TTP’s ruthless new commander Fazlullah

Published November 7, 2013
Mullah Fazlullah has a reputation to do anything to enforce his uncompromising interpretation of Islamic law. – File Photo
Mullah Fazlullah has a reputation to do anything to enforce his uncompromising interpretation of Islamic law. – File Photo

Mullah Fazlullah, the new leader of the Pakistani Taliban, has a reputation as a ruthless commander prepared to do anything to enforce his uncompromising interpretation of Islamic law.

He has succeeded Hakimullah Mehsud, who was killed in a US drone strike in North Waziristan last week.

He led the Taliban's brutal two-year rule in Pakistan's northwest valley of Swat, which saw supposed wrongdoers flogged and beheaded in public and hundreds of schools burned down.

Under Fazlullah's rule, Green Square in Mingora, the main town of Swat, became known as “Bloody Square” for the slaughtered, bullet-ridden bodies that were hung in it almost every day.

Fazlullah, believed to be aged 39, was born Fazal Hayat in Swat. He studied at an Islamic religious school and worked as a chairlift operator and sold firewood, before joining his father-in-law's Tehrik Nifaz-i-Shariat-i-Muhammadi (TNSM), or Movement for the Enforcement of the Sharia of Muhammad (pbuh).

After US-led forces entered Afghanistan to oust the Afghan Taliban from power in 2001, Fazlullah joined thousands of Pakistanis who crossed the border to fight what they saw as a “holy war” against the invaders.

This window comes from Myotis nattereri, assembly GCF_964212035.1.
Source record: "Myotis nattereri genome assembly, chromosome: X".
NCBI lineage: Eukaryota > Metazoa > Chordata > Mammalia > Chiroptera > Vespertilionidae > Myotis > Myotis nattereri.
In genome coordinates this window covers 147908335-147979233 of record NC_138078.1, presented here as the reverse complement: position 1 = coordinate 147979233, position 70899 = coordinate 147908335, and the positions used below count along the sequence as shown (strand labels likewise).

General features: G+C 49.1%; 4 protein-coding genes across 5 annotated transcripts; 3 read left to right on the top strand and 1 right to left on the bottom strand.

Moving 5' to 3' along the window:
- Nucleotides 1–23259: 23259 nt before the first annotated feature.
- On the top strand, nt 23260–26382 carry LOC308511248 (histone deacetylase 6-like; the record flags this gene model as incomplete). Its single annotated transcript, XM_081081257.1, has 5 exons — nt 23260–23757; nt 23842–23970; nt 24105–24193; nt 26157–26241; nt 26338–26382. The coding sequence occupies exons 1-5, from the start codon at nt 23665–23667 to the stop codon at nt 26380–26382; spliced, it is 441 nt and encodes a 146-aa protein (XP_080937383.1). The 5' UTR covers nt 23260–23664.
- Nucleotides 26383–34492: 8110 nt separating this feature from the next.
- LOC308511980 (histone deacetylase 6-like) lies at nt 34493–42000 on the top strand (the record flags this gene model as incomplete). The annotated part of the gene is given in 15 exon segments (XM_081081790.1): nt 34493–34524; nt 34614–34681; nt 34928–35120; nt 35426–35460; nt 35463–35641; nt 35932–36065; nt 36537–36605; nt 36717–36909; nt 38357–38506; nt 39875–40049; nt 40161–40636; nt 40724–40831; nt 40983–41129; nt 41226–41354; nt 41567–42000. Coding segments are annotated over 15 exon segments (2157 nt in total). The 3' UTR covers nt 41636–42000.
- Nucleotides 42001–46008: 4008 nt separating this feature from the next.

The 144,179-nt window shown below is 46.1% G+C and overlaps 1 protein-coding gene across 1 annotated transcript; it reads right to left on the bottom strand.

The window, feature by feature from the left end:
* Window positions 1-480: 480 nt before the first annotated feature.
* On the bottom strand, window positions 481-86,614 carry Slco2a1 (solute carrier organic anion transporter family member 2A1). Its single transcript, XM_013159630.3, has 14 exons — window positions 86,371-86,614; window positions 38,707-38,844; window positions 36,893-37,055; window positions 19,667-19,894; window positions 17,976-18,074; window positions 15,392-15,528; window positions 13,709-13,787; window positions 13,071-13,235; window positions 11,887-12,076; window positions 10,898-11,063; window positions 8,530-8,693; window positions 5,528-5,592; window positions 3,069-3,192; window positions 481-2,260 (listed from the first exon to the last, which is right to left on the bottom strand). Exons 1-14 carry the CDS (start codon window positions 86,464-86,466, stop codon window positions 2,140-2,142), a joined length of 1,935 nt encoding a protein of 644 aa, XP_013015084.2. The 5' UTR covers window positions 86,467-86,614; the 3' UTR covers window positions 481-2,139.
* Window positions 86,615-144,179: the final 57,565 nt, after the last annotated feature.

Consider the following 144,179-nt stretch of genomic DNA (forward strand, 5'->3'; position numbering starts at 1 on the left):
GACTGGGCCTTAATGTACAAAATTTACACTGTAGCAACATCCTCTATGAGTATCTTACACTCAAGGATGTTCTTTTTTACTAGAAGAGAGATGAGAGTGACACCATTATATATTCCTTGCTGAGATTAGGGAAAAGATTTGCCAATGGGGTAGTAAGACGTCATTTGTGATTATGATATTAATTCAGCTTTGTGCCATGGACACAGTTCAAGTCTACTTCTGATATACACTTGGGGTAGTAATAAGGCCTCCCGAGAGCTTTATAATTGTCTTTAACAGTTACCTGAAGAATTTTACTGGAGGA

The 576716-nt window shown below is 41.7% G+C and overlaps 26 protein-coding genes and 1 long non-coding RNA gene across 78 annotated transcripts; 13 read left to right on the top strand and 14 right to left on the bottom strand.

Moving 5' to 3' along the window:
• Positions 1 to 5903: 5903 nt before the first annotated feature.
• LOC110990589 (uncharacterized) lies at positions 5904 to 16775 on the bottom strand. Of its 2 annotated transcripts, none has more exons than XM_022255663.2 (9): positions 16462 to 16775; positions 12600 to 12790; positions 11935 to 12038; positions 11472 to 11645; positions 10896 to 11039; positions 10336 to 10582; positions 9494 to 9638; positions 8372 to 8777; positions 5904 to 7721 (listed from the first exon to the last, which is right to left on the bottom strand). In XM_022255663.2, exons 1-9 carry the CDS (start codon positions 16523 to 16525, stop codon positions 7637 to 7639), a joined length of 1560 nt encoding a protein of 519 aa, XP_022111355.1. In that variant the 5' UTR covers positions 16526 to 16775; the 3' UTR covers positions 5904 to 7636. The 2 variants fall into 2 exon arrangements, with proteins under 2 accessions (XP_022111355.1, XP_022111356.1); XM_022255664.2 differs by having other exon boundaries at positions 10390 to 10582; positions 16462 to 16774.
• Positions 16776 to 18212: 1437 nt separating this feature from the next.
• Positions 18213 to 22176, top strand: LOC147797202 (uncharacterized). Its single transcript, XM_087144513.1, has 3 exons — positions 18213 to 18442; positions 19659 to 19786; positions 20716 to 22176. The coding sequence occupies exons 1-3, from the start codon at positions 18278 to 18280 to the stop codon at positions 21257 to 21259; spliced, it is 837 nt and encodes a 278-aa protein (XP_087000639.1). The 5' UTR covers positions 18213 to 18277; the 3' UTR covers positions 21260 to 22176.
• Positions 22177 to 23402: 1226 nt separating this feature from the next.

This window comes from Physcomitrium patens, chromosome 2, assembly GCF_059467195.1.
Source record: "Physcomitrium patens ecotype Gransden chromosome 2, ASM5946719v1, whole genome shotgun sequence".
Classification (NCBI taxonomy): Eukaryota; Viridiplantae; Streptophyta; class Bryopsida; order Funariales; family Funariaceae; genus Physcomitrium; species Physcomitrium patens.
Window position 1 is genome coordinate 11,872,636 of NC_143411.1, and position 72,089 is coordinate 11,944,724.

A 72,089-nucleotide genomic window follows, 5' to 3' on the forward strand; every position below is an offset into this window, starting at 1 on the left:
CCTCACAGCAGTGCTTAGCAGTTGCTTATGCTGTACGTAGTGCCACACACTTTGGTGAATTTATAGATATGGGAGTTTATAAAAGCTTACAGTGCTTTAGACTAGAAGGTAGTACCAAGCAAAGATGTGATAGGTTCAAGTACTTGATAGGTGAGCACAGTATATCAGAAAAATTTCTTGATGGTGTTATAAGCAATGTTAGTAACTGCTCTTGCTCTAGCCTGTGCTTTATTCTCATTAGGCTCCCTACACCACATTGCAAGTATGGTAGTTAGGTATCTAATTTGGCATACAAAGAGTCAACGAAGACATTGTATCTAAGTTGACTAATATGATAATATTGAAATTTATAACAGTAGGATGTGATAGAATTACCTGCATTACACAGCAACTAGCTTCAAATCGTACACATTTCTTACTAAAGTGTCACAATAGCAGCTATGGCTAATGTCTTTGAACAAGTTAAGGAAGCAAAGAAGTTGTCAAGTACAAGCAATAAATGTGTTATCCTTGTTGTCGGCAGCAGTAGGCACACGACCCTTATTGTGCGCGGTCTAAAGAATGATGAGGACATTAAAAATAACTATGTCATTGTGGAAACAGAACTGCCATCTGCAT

He was arrested on his way back to Pakistan but was later released on bail and became the head of the Sharia movement in Swat after his father-in-law was jailed.

In 2006 he began delivering fiery sermons on his own FM station, earning the nickname “Mullah Radio,” railing against polio vaccination programmes and girls' education.

After a deadly army operation to clear the radical Lal Masjid (Red Mosque) in Islamabad, Fazlullah merged his TNSM with the newly formed Tehrik-i-Taliban Pakistan (TTP).

As his control of Swat, once a popular tourist destination known as the “Switzerland of Pakistan,” grew from 2007 onwards, Fazlullah set up Sharia courts that handed out savage punishments.

In 2009 Malala Yousafzai, aged just 11, began a blog on the BBC Urdu website chronicling the horrors of life under the Taliban.

The TTP made an unsuccessful attempt to kill her in Swat in October last year, saying she had campaigned against them. She survived being shot in the head and has gone on to become a global icon of the struggle against extremism.

An army offensive ended Fazlullah's rule in Swat in 2009 and he escaped with a band of loyalists into the mountains of eastern Afghanistan, from where they have continued to orchestrate attacks in Pakistan.

Fazlullah, who has a $500,000 government bounty on his head, has mounted some brutal and humiliating attacks on Pakistan's military, including the beheading of 17 soldiers after an attack in June 2012.

In September, soon after Pakistan's political parties had backed a government plan for peace talks with the Taliban, Fazlullah's men responded with violence.

A bomb attack killed two senior army officers, including a major general, in the country's northwest, a galling blow for the military.

Fazlullah claimed the attack in a video message in which he spelled out his hardline position.

“We will remove any hurdle to enforcing Islamic Sharia. Our goal is very clear – we want the law of Allah in Allah's land,” he said.

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